Mezzanine matures

European mezzanine finance has come of age. Only a few years ago, when it was being compared with the nascent European high yield market, many were proclaiming its death. Ironically, many of those same people are now extolling its virtues as dealmakers generally sideline its public counterpart following 18 very turbulent months.

?Last year was a peak year for mezzanine across Europe? says Terence Wong, Executive Director at PRICOA Capital Group, referring to market research carried out by Initiative Europe during 2001 for his firm. ?And we as a firm have been investing in mezzanine since 1986? he adds. The rise and rise of mezzanine financing (and the concomitant decline in high yield's deployment) is also graphically illustrated in the accompanying chart, from Standard & Poors' PMD.

Many in the LBO sector feel this is a trend that will continue through the current year and are cautiously predicting another good one. ?Mezzanine will be a bigger percentage of total funding [in the LBO market] even if the whole is smaller? comments Tom Attwood, Managing Director at Intermediate Capital Group (?ICG?) another of the more established mezzanine providers. Indeed, for Q1 of 2002, this seems to be true: rating agency Fitch's universe of 2002 New Issuance reveals that some 55 per cent of new deals have been issued with mezzanine, with an average mezzanine facility size of 15.5 per cent of total funding ? within a range of 12.5 per cent to 20 per cent.

The meat in the sandwich
So what is mezzanine finance and how does it work? As the name suggests, mezzanine is a type of debt finance that, legally speaking, is an intermediate ?layer? which fits between the senior facilities, generally arranged and provided by banks, and the shareholders' funding for a transaction. What this means is that if a company, which has such a facility in its capital structure, was to return all invested capital (including borrowings) to its providers the mezzanine financiers would join the queue ahead of the owners but after the bankers. In other words, it is the meat in the investing sandwich.

The returns available from mezzanine are similarly mid-way between those offered by the (private) equity markets and higher risk senior loans. So-called ?traditional, European? mezzanine generally has three main components to its return:

  • ? A cash margin above the cost of funds (mezzanine loans are almost always floating rate liabilities); and
  • ? Accrued or ?PIK? (?paid-in-kind?) interest; and
  • ? A warrant ? the ?equity kicker? ? entitling the holder to a fixed number of shares or fixed proportion of the fully diluted ordinary equity of the investee company.
  • In combination, the ultimate target for most mezzanine providers is an internal rate of return (IRR) of 15 to 18 per cent.

    The interest components ? although they can vary quite widely ? tend on average to fall within fairly predictable bounds, reflecting the typical maturity of such facilities of around ten years. The accompanying chart compares such yields with the longer end of the senior debt market.

    The warrant component therefore tends to provide the ?plug figure? ? the approximate number of shares required to meet the desired return based on (typically) an agreed set of projected figures and a 3 to 5 year exit horizon.

    Warrantless mezzanine
    This is not the only form of mezzanine finance available, however. More recently mezzanine has also been structured without warrants. These are generally, though not always, led by investment banks rather than specialist mezzanine providers (despite also being subordinated obligations). Such facilities have often looked rather more like ?stretched? senior obligations than ?traditional? mezzanine as described above ? if one compares the returns on offer. Though they have varied hugely (and have also often been ?flexed? following their launch into syndication), it is usually the PIK margin that varies the most. Within the past two years the range has been from four to five per cent up to nearly ten per cent. Such structures are typically ?driven by CDO demand and new [leveraged loan] market entrants? comments PRICOA's Wong, a view echoed by the majority of market participants.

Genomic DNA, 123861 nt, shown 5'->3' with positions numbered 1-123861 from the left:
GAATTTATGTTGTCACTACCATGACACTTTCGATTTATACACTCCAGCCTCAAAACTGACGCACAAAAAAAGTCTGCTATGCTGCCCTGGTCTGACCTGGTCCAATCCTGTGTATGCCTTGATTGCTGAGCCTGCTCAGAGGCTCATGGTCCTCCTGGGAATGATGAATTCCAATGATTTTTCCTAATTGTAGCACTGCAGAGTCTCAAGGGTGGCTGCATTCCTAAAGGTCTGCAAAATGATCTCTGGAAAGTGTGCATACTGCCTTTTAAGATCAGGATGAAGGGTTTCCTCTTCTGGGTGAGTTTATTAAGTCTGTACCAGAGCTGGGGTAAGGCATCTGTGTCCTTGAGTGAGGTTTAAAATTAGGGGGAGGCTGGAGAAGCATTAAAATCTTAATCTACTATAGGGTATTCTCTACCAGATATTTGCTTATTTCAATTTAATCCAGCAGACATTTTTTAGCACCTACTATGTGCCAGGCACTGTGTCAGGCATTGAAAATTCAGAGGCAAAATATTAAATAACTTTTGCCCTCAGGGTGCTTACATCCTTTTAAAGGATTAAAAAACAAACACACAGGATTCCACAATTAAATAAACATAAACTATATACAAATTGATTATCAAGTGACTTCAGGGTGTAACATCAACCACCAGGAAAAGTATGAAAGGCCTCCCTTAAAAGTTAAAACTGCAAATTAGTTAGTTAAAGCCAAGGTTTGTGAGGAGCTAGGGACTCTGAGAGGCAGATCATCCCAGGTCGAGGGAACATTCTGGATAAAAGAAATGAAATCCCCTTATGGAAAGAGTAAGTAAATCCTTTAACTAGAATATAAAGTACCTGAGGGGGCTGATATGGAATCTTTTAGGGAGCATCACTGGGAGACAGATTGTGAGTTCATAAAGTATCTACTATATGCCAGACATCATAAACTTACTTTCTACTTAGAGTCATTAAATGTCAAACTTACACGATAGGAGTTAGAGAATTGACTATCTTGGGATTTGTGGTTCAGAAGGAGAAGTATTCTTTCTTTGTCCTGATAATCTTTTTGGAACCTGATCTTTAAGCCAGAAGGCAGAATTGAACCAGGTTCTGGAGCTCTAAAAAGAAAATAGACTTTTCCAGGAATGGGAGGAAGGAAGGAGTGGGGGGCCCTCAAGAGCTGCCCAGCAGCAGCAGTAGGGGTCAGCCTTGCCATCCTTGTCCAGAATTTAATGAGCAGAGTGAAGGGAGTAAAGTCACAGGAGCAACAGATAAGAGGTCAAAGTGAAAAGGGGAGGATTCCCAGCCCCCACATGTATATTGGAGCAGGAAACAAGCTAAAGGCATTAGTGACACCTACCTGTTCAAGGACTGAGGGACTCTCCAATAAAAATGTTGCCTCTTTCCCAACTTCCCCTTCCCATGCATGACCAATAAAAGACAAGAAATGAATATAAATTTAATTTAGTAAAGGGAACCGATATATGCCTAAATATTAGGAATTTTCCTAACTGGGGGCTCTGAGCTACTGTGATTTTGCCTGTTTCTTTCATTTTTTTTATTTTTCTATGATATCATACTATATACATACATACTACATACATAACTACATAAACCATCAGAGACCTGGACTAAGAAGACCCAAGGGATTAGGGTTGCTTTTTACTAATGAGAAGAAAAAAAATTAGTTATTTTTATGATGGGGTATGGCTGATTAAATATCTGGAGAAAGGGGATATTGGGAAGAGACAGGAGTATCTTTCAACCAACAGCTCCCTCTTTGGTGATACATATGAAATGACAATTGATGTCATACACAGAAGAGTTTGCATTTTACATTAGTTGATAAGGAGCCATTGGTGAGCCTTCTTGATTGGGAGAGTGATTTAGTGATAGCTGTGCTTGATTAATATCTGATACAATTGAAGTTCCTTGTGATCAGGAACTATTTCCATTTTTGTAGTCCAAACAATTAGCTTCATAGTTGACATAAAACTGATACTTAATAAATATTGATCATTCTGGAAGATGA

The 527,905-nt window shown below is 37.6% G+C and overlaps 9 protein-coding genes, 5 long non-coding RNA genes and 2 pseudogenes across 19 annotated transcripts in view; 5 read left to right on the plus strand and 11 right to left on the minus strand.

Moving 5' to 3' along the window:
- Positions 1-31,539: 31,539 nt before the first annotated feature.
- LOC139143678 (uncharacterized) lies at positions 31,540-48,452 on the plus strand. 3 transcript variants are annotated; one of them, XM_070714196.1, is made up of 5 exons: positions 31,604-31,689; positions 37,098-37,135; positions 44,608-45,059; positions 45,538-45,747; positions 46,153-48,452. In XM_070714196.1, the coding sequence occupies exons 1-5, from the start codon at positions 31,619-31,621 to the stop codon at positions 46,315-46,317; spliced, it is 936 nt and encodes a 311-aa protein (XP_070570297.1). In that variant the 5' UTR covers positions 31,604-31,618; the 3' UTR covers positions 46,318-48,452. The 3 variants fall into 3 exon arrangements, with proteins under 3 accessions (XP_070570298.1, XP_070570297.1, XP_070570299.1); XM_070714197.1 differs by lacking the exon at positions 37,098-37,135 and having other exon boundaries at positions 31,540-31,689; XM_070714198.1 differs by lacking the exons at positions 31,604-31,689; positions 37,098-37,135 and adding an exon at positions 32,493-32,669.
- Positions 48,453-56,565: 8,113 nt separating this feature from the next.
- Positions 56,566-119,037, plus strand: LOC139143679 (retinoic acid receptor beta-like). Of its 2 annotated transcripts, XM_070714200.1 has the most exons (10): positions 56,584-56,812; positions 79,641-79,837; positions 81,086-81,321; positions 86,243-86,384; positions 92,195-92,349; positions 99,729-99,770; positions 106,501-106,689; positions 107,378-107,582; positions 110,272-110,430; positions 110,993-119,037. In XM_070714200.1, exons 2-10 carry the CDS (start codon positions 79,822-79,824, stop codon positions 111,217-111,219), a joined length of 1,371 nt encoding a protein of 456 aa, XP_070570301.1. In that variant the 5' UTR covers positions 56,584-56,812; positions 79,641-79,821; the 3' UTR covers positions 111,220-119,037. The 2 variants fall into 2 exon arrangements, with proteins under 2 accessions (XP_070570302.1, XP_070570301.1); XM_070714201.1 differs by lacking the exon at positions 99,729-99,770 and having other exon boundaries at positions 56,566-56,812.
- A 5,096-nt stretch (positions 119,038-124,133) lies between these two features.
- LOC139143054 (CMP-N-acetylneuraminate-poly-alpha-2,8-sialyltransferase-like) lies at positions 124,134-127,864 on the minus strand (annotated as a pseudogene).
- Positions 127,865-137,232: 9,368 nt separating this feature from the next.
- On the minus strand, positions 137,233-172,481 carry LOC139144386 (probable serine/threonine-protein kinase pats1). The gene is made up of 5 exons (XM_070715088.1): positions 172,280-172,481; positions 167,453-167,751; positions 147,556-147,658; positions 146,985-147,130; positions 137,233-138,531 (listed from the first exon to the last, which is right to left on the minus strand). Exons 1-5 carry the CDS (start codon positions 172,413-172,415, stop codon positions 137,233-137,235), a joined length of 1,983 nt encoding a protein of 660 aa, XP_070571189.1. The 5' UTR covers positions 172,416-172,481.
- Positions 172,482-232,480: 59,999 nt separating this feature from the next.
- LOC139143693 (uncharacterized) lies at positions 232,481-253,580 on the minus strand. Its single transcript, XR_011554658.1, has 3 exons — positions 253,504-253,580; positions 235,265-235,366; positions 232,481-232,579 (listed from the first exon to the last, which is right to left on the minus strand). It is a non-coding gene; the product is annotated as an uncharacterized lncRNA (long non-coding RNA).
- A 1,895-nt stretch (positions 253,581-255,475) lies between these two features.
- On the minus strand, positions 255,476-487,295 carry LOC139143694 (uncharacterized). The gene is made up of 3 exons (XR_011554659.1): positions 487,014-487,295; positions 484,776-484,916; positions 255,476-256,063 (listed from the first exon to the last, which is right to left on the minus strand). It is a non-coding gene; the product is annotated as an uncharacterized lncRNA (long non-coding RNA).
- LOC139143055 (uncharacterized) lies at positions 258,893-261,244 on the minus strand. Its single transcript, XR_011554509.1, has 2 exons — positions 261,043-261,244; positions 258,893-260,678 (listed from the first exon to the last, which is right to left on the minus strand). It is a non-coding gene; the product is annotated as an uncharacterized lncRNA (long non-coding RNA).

Although a number of specialist mezzanine funds do not normally participate in such facilities at all, most accept that there is a place for them, especially in larger transactions, and do not view them as a threat. ?The larger end of the market ? is generally skewed towards the coupon [as the form of remuneration] rather than warrants because of bank involvement,? observes Martin Stringfellow of Indigo Capital. ?We would be happy to do deals without warrants? Wong states, ?but only with much stronger prepayment protection similar to those offered in the US mezzanine market?. Christine Vanden Beukel, a partner at GSC Partners, goes further: ?90 per cent of the time we don't care if there are warrants or not. We're also happy to do all PIK – but the returns generally need to be higher for an all-PIK deal.? The fact remains, however, that most mezzanine traditionalists do not report having invested in such a facility for some time, ?the last time we did a deal without warrants, excluding bridge transactions, must be over five years ago? adds Wong.

    Not just for LBOs
    Although mezzanine is most commonly associated with highly leveraged transactions, this is by no means its only application. ?Buy-outs have historically only formed 50 to 60 per cent of our portfolio,? says Stringfellow, whose firm is a specialist in providing funding to mid-size companies. He reports seeing a ?fair range of opportunities of different types, ? a high proportion of which are non-buyouts? at present. Others too are looking to diversify the type of transaction that they become involved with. Attwood at ICG, for example, says that ?we have significantly increased our marketing resources towards acquisition capital for mid cap companies and refinancing opportunities ? i.e. companies that need to refresh their balance sheet as a consequence of recession?.

    The proportion of total mezzanine advances made to non-LBO borrowers, unfortunately, is not a statistic that is available ? ?it remains true that we are dependent upon the underlying performance of the LBO market which, in turn, is driven by activity in the M&A market? states Attwood.

    Boutiques
    The providers of mezzanine finance are increasingly diverse, though there still remains a ?hard core? of key lenders who see most of what is on offer. Who exactly it was that ?founded the market? is an almost impossible question to answer. However, it is probable that the longer-established players in the private equity market – such as 3i plc, who also have a long history of providing very tailored financing packages ? structured the first mezzanine loan, even if it wasn't called ?mezzanine? at the time.